Irreversibility and Aggregate Investment
Investment is often irreversible, in that installed capital has little or no value unless used in production. In the presence of ongoing uncertainty, an individual firm's irreversible investment policy optimally alternates short bursts of positive gross investment to periods of inaction, when the installed capital stock is allowed to depreciate. The behavior of aggregate investment series is characterized by sluggish, continuous adjustment instead. We argue in this paper that aggregate dynamics should be interpreted in terms of unsynchronized irreversible investment decisions by heterogenous firms, rather than in terms of ad-hoc adjustment cost functions in a representative-agent framework. We propose a closed-form solution for a realistic model of sequential irreversible investment, characterize the aggregate implications of microeconomic irreversibility and idiosyncratic uncertainty, and interpret U.S. data in light of the theoretical results.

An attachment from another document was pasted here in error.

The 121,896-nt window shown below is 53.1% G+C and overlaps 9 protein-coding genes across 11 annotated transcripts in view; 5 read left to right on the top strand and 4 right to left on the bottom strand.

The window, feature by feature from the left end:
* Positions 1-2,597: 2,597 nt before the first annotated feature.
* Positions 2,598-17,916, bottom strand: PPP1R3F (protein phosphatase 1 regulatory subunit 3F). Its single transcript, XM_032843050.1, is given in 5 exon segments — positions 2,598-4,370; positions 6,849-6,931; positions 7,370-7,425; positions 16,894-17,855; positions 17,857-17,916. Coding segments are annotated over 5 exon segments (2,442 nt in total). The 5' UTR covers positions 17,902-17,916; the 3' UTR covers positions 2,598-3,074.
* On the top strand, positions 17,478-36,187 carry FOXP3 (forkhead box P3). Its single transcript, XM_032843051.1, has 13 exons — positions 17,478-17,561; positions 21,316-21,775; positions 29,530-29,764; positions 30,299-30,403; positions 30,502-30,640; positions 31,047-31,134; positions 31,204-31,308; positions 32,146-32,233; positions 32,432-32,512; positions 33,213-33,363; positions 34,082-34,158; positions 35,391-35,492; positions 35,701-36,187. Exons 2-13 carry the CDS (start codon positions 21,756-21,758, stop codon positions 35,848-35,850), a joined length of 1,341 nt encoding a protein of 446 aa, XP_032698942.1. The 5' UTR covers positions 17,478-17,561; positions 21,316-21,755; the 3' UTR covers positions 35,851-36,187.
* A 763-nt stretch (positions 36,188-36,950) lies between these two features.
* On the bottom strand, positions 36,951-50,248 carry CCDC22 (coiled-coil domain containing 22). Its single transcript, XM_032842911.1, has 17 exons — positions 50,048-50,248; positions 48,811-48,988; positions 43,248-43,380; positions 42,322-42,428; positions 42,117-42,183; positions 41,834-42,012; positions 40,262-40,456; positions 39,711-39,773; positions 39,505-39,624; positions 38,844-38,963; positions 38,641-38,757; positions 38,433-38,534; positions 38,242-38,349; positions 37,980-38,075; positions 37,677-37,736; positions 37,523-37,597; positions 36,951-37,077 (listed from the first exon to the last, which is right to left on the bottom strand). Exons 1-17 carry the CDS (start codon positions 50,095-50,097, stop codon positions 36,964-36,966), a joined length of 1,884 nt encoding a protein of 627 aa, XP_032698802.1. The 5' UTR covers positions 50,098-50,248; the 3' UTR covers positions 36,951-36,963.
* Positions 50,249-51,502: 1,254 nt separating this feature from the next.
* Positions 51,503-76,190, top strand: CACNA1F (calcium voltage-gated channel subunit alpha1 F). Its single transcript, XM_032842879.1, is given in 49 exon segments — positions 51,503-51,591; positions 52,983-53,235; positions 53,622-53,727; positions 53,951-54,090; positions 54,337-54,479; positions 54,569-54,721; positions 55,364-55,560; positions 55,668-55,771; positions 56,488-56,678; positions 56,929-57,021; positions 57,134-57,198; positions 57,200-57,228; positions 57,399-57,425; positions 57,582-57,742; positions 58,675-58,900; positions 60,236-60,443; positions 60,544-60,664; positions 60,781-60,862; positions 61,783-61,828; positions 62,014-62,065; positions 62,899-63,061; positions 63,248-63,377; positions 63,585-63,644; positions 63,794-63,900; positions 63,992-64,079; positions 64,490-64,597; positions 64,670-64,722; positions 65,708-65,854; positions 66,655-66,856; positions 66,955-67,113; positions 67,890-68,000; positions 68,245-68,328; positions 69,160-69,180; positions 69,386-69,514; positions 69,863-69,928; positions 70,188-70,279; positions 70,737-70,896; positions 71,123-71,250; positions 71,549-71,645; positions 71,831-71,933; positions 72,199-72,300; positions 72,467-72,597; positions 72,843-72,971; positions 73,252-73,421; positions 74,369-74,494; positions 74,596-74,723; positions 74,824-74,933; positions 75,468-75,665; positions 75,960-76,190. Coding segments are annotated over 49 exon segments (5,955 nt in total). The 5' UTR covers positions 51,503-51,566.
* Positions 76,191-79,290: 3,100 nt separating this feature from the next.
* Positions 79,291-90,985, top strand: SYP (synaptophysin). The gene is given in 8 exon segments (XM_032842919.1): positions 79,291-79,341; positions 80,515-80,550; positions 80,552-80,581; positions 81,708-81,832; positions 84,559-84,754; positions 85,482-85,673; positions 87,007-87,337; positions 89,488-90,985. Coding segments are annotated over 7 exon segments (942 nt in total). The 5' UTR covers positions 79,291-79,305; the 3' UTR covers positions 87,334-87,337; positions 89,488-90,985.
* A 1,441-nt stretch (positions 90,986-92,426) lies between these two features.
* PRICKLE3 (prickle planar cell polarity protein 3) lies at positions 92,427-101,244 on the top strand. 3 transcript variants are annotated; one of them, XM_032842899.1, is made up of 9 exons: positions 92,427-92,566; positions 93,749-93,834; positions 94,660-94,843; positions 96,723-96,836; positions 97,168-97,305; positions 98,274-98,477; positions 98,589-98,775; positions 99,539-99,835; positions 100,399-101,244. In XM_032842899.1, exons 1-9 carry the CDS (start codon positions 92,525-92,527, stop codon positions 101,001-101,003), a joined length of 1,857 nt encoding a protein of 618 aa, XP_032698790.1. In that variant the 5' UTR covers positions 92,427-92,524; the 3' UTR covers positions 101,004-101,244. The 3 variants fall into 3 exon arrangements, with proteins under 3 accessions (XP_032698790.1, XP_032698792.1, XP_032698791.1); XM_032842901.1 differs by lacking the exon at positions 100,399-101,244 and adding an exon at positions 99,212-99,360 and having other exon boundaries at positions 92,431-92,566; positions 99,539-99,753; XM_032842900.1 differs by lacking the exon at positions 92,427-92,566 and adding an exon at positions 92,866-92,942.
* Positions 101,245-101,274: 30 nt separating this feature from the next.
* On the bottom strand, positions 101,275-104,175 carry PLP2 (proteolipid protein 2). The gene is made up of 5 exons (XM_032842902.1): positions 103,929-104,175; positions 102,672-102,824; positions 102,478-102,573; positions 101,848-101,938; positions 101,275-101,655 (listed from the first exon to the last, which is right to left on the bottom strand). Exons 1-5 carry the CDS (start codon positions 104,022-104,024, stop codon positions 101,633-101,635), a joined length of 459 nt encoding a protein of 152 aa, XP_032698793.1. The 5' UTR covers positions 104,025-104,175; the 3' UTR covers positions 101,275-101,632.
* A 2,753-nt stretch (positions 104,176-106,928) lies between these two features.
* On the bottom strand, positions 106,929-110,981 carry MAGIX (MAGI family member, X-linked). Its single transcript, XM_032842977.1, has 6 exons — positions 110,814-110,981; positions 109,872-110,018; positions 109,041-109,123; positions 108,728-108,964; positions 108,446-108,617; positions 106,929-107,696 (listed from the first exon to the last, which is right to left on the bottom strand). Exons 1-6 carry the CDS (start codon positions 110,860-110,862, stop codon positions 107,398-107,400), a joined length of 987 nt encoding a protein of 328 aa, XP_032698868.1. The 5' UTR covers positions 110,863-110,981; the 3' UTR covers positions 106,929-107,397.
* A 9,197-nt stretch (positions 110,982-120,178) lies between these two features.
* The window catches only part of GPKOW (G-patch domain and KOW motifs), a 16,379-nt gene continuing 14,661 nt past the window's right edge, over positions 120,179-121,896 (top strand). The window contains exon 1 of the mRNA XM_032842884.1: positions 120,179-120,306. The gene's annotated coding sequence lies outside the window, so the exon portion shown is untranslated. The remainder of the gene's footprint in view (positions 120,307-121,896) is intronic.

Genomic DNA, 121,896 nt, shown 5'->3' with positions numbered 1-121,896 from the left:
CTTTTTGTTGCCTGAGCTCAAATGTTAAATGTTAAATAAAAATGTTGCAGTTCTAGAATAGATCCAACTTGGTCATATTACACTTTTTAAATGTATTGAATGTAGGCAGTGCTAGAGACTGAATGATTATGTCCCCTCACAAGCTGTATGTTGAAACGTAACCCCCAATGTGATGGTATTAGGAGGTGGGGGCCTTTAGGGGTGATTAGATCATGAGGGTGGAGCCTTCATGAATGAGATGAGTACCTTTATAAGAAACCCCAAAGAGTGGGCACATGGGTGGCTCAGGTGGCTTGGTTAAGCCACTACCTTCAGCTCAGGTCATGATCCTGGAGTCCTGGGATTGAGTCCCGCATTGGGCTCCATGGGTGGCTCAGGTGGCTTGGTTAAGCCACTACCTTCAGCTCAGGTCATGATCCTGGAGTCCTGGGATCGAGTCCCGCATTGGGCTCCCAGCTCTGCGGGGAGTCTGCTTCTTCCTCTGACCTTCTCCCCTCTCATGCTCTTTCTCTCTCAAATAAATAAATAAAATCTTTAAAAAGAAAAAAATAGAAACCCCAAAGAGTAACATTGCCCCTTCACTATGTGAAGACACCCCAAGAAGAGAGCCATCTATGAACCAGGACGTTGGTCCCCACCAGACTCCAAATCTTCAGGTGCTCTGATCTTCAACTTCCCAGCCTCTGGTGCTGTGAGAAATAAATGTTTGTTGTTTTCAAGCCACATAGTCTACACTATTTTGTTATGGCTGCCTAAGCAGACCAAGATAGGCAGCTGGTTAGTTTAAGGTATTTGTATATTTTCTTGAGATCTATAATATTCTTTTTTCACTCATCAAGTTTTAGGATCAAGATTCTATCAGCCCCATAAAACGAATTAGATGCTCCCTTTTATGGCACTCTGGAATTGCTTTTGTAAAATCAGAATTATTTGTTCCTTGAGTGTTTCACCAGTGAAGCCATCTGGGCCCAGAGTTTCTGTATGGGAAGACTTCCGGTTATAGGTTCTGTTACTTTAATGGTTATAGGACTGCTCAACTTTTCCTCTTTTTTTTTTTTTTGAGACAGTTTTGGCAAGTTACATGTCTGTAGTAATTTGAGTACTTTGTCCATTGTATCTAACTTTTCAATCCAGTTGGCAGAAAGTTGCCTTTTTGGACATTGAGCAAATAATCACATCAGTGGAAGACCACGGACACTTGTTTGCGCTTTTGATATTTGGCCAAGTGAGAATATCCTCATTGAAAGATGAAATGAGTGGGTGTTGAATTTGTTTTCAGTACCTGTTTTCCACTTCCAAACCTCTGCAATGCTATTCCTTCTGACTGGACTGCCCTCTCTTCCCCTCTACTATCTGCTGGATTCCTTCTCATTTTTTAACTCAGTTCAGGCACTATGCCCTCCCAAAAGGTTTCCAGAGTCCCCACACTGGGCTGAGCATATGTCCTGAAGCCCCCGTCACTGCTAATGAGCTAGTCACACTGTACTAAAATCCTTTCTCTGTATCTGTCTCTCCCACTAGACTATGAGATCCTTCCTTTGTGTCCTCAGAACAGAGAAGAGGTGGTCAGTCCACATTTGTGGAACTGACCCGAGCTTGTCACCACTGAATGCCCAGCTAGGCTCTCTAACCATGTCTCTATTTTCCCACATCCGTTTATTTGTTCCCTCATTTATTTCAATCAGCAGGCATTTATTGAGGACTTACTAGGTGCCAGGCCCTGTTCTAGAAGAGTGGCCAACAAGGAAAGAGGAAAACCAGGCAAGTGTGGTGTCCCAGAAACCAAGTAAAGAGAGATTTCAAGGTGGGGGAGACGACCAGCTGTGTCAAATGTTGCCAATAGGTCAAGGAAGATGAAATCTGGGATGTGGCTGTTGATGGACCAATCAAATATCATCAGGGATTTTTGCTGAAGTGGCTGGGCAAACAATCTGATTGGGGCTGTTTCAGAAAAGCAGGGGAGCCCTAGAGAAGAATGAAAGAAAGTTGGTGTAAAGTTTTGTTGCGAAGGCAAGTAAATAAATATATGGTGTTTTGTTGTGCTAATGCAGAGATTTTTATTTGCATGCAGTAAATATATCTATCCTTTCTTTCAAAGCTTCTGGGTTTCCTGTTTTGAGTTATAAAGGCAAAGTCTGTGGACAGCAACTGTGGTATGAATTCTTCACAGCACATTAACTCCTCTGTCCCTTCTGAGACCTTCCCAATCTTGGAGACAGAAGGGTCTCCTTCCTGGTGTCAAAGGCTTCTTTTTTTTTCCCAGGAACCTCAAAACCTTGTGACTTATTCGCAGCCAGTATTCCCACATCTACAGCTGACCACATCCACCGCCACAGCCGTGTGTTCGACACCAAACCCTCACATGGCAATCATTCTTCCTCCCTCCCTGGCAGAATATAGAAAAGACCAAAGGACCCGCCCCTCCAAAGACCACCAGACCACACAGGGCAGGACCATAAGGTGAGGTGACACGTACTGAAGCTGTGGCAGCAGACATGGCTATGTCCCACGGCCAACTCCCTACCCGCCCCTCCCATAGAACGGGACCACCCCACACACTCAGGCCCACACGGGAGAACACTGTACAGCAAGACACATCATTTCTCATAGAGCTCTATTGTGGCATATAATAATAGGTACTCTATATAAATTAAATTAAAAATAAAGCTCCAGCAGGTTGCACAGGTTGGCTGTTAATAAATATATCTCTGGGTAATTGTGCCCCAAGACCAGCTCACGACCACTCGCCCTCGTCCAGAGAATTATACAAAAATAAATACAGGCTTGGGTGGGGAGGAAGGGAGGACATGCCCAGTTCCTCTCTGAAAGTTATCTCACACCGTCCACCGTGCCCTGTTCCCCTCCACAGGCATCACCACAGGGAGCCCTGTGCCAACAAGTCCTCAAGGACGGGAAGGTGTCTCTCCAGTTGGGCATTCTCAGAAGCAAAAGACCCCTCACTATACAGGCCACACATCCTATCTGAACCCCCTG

|Date of creation:||Oct 1991|
|Date of revision:|
|Publication status:||published as Review of Economic Studies, vol 61, no 2, pp 223-246, April 1994|
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